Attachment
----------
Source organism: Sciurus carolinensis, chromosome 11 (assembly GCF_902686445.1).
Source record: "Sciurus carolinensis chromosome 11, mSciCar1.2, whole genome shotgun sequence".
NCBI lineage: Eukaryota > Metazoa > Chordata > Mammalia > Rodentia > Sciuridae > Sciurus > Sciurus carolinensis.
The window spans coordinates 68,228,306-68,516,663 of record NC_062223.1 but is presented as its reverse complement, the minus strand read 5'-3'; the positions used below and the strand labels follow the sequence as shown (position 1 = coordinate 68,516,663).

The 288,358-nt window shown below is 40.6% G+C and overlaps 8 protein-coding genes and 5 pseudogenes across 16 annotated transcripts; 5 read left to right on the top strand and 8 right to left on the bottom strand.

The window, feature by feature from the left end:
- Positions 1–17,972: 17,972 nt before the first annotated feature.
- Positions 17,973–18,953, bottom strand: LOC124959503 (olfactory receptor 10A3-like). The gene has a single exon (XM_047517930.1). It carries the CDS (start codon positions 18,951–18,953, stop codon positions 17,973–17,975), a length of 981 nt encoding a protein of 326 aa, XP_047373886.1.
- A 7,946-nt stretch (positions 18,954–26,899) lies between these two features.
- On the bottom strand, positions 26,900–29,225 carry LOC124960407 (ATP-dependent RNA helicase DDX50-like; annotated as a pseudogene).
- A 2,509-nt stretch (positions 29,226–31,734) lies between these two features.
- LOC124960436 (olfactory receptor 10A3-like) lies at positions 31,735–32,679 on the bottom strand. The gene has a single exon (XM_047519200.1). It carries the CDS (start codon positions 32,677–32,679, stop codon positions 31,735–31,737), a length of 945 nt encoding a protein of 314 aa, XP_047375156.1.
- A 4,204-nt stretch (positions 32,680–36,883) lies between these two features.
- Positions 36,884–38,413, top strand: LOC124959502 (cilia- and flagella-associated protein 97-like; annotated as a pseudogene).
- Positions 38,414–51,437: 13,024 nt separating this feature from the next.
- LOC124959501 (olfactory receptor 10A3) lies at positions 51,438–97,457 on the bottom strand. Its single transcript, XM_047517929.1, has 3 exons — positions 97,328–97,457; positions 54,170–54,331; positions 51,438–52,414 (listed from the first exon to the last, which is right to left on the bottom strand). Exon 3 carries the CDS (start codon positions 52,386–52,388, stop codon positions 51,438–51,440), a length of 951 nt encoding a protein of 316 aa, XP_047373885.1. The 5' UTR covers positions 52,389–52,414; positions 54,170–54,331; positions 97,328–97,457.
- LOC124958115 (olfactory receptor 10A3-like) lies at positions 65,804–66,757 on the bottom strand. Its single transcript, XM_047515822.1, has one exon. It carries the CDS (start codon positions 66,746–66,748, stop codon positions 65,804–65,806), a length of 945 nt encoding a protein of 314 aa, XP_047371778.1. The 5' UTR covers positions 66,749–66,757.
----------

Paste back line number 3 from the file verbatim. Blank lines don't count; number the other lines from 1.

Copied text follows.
NCBI lineage: Eukaryota > Metazoa > Chordata > Mammalia > Rodentia > Sciuridae > Sciurus > Sciurus carolinensis.